The densely populated Nakhon Sawan Province in Central Thailand is suffering from servers drought during the present dry session.
GV & CU Dried up river bed (2 shots)
MV Woman collecting water from mud-pool
STV TILT TO GV line of water cans on roadside
SV Man deposits cans in line
GV Villagers waiting for tanker to arrive
GV Tanker drives past line of cans in village
CU Woman with parched lips
LV & CU Tanker driver filling up cans (2 shots)
GV & CU Water cans being filled up at pumping station(2 shots)
SV Villagers attempt to take water away on handcart
SV & CU Villagers filling cans from new handpump (2 shots)
SV Woman bringing water to cow
Initials OS/2218 OS/2237
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Background: The densely populated Nakhon Sawan Province in Central Thailand is suffering from servers drought during the present dry session.
Reservoirs have dried up for the first time in many years, and the 7-thousand villagers in the worst-hit areas of Tha Tako Lo have had to carry water on their shoulders for more than a mile (2 km.) to their homes.
During recent weeks the government have made determined efforts to alleviate the crisis. Water-tankers bring 3-thousand gallons (11356 ltrs.) of water at a time to the districts, and now villagers have a limited supply of free water instead of having to pay trader five baht (10 New Pence) a can as they did previously.
The government has also arranged self-help programmes and organised shows to help pay for new hand-pumps. however many of these pumps still fail to produce Water.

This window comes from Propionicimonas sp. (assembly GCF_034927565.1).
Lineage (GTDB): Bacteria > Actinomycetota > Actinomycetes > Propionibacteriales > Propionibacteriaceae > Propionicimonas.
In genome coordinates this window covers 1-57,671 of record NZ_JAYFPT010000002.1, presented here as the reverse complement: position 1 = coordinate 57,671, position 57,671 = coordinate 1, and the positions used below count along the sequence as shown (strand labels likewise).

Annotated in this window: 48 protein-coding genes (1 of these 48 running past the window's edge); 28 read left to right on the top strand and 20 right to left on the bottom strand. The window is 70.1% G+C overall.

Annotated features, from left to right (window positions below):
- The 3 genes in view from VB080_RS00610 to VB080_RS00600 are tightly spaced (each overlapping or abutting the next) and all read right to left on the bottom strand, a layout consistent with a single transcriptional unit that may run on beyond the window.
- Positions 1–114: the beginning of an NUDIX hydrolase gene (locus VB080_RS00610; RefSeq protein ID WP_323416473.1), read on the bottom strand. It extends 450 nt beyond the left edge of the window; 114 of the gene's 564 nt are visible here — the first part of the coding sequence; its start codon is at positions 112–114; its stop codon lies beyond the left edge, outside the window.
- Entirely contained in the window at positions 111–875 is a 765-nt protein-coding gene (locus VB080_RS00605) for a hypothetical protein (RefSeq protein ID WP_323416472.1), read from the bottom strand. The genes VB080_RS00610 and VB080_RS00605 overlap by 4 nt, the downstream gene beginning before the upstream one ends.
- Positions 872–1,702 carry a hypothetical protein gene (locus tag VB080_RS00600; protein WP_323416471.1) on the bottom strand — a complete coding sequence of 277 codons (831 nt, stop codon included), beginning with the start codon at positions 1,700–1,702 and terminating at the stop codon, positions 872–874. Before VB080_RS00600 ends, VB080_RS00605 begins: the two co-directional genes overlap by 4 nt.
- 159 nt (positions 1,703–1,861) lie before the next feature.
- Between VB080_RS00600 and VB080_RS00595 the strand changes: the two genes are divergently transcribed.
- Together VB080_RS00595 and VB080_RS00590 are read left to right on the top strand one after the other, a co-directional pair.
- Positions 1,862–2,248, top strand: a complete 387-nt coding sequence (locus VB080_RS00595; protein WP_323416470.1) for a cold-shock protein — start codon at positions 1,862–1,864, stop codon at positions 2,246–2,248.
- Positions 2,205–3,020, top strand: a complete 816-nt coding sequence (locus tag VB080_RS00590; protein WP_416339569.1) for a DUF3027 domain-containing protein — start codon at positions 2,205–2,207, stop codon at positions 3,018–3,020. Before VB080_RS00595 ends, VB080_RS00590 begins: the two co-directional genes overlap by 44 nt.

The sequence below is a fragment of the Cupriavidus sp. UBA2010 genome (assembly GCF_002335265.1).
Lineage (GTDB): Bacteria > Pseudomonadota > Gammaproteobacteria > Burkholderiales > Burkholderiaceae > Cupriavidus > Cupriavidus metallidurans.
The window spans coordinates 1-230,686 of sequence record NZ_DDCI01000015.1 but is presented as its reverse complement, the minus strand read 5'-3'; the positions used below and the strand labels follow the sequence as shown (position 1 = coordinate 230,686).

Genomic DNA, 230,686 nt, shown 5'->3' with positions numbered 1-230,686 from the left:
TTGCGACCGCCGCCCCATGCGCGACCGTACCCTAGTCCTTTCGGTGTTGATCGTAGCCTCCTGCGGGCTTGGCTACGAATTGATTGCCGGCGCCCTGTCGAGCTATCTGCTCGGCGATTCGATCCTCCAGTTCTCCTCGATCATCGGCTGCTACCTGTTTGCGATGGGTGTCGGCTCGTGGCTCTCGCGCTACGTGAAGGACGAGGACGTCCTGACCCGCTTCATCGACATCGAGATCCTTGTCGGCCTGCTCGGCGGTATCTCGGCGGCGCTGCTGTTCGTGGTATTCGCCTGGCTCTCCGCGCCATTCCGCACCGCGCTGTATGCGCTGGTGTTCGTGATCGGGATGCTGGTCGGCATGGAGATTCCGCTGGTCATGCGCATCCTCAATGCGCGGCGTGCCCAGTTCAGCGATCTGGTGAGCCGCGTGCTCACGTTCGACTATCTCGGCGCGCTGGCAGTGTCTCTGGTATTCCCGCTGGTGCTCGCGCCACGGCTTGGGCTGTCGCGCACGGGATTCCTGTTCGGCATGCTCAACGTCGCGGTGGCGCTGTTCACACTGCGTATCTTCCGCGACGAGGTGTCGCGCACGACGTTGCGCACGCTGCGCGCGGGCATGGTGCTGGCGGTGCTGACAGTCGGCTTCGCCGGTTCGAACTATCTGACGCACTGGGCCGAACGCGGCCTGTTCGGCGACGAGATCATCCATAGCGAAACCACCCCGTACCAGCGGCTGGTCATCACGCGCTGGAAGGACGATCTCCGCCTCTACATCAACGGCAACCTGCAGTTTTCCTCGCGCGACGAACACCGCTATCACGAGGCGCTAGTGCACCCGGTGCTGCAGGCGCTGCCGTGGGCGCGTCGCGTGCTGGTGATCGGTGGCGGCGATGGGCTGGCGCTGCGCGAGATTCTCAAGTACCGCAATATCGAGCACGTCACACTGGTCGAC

The Nakhon Sawan Province is normally one of Thailand's major sources of rice. It is situated in the usually fertile valley occupied by the rivers Mae Nam Yom and Mas Nam Ping, which flow down to Bangkok 155 miles (250 km.) to the south.
SYNOPSIS: In central Thailand, rives and reservoirs have dried up in the drought-stricken Nakhon Sawan Province, one hundred and fifty miles to the north of Bangkok.
One of the worst-hit areas in the densely-populated Province has been the village of Tha Tako. The people here have had to carry water to their homes from long distances, and have even had to buy water form traders.
During recent weeks the government has made determined efforts to ease the shortage, and now a tanker arrives daily to distribute water. But for the average family this is often not enough.
The village also has a new electric pump drawing water form deep below the surface. But this together with the government tankers can provide only eight gallons for each family and their cattle and pigs.
Handpumps like this one in the nearby village of Kau Lo have also been recently installed by the government with the help of funds release by local shows. But still the cattle have to drink dirty leftover water -- whether they like it or not.